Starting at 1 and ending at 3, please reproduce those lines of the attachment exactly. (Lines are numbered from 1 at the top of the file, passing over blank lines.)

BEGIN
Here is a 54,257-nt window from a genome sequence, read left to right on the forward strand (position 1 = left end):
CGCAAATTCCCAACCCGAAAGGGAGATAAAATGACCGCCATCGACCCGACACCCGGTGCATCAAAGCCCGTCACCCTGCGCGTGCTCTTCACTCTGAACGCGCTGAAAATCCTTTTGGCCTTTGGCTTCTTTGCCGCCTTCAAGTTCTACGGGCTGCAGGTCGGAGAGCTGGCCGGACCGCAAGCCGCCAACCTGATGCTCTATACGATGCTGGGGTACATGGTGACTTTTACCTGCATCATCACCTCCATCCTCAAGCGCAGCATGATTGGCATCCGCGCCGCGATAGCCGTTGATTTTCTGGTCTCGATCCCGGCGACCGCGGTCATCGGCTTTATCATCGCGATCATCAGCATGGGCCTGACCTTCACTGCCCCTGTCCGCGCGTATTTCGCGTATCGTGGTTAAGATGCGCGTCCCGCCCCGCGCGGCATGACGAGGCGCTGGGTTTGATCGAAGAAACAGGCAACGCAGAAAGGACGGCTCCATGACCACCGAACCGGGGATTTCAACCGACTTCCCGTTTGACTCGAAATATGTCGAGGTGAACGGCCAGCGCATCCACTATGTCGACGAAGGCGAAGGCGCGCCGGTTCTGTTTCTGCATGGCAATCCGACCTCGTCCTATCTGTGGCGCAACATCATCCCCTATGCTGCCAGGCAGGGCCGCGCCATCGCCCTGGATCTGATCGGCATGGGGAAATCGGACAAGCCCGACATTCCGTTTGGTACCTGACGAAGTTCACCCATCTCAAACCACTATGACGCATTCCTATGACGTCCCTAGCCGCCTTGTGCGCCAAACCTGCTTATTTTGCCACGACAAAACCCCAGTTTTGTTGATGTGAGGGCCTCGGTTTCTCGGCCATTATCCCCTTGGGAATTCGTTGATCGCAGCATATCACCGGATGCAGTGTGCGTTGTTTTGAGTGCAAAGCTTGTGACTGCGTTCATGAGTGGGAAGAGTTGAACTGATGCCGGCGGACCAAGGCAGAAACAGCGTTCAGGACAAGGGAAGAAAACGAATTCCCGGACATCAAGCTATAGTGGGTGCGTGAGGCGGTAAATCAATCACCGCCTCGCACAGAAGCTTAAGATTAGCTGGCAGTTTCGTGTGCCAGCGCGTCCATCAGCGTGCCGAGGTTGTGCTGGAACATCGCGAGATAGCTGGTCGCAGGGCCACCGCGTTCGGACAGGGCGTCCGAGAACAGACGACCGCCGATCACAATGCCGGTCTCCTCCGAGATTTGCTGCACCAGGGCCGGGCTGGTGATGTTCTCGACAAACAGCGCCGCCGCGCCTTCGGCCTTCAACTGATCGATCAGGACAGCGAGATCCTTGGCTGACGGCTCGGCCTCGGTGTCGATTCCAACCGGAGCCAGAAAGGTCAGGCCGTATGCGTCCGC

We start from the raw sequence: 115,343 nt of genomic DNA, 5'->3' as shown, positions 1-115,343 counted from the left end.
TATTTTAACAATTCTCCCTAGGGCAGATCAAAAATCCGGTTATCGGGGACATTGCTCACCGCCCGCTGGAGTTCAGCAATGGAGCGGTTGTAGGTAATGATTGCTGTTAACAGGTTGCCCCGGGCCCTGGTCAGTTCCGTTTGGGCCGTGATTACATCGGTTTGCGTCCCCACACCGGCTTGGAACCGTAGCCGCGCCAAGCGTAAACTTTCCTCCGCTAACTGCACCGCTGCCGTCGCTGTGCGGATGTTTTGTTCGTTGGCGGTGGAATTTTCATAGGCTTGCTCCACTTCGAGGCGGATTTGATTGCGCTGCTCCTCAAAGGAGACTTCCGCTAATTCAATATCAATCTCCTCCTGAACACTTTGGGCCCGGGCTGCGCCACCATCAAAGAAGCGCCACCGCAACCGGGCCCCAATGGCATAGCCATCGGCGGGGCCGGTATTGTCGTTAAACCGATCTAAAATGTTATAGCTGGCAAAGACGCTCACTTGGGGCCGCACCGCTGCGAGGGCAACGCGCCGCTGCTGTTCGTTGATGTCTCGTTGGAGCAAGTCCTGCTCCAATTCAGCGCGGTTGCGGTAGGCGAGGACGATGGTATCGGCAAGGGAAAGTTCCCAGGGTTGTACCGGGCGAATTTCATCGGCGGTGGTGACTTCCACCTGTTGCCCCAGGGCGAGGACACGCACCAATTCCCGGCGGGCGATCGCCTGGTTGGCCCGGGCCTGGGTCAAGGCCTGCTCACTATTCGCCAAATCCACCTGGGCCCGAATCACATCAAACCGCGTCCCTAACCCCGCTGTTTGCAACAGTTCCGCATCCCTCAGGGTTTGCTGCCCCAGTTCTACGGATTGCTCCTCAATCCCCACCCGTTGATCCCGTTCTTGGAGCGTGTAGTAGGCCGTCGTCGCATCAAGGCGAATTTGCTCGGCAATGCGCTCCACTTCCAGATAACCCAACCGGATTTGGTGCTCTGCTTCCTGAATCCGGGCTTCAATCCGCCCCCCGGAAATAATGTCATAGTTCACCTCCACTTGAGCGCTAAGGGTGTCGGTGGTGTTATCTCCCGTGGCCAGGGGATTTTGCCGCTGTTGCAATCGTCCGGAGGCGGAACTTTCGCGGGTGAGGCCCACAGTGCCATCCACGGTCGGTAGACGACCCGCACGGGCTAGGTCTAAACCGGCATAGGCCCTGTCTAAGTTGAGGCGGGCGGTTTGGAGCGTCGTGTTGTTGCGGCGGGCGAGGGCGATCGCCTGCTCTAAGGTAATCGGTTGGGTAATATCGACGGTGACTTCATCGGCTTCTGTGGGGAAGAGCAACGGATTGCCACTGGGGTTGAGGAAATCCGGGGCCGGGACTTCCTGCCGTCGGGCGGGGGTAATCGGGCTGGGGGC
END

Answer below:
Here is a 54,257-nt window from a genome sequence, read left to right on the forward strand (position 1 = left end):
CGCAAATTCCCAACCCGAAAGGGAGATAAAATGACCGCCATCGACCCGACACCCGGTGCATCAAAGCCCGTCACCCTGCGCGTGCTCTTCACTCTGAACGCGCTGAAAATCCTTTTGGCCTTTGGCTTCTTTGCCGCCTTCAAGTTCTACGGGCTGCAGGTCGGAGAGCTGGCCGGACCGCAAGCCGCCAACCTGATGCTCTATACGATGCTGGGGTACATGGTGACTTTTACCTGCATCATCACCTCCATCCTCAAGCGCAGCATGATTGGCATCCGCGCCGCGATAGCCGTTGATTTTCTGGTCTCGATCCCGGCGACCGCGGTCATCGGCTTTATCATCGCGATCATCAGCATGGGCCTGACCTTCACTGCCCCTGTCCGCGCGTATTTCGCGTATCGTGGTTAAGATGCGCGTCCCGCCCCGCGCGGCATGACGAGGCGCTGGGTTTGATCGAAGAAACAGGCAACGCAGAAAGGACGGCTCCATGACCACCGAACCGGGGATTTCAACCGACTTCCCGTTTGACTCGAAATATGTCGAGGTGAACGGCCAGCGCATCCACTATGTCGACGAAGGCGAAGGCGCGCCGGTTCTGTTTCTGCATGGCAATCCGACCTCGTCCTATCTGTGGCGCAACATCATCCCCTATGCTGCCAGGCAGGGCCGCGCCATCGCCCTGGATCTGATCGGCATGGGGAAATCGGACAAGCCCGACATTCCGTTTGGTACCTGACGAAGTTCACCCATCTCAAACCACTATGACGCATTCCTATGACGTCCCTAGCCGCCTTGTGCGCCAAACCTGCTTATTTTGCCACGACAAAACCCCAGTTTTGTTGATGTGAGGGCCTCGGTTTCTCGGCCATTATCCCCTTGGGAATTCGTTGATCGCAGCATATCACCGGATGCAGTGTGCGTTGTTTTGAGTGCAAAGCTTGTGACTGCGTTCATGAGTGGGAAGAGTTGAACTGATGCCGGCGGACCAAGGCAGAAACAGCGTTCAGGACAAGGGAAGAAAACGAATTCCCGGACATCAAGCTATAGTGGGTGCGTGAGGCGGTAAATCAATCACCGCCTCGCACAGAAGCTTAAGATTAGCTGGCAGTTTCGTGTGCCAGCGCGTCCATCAGCGTGCCGAGGTTGTGCTGGAACATCGCGAGATAGCTGGTCGCAGGGCCACCGCGTTCGGACAGGGCGTCCGAGAACAGACGACCGCCGATCACAATGCCGGTCTCCTCCGAGATTTGCTGCACCAGGGCCGGGCTGGTGATGTTCTCGACAAACAGCGCCGCCGCGCCTTCGGCCTTCAACTGATCGATCAGGACAGCGAGATCCTTGGCTGACGGCTCGGCCTCGGTGTCGATTCCAACCGGAGCCAGAAAGGTCAGGCCGTATGCGTCCGC

We start from the raw sequence: 115,343 nt of genomic DNA, 5'->3' as shown, positions 1-115,343 counted from the left end.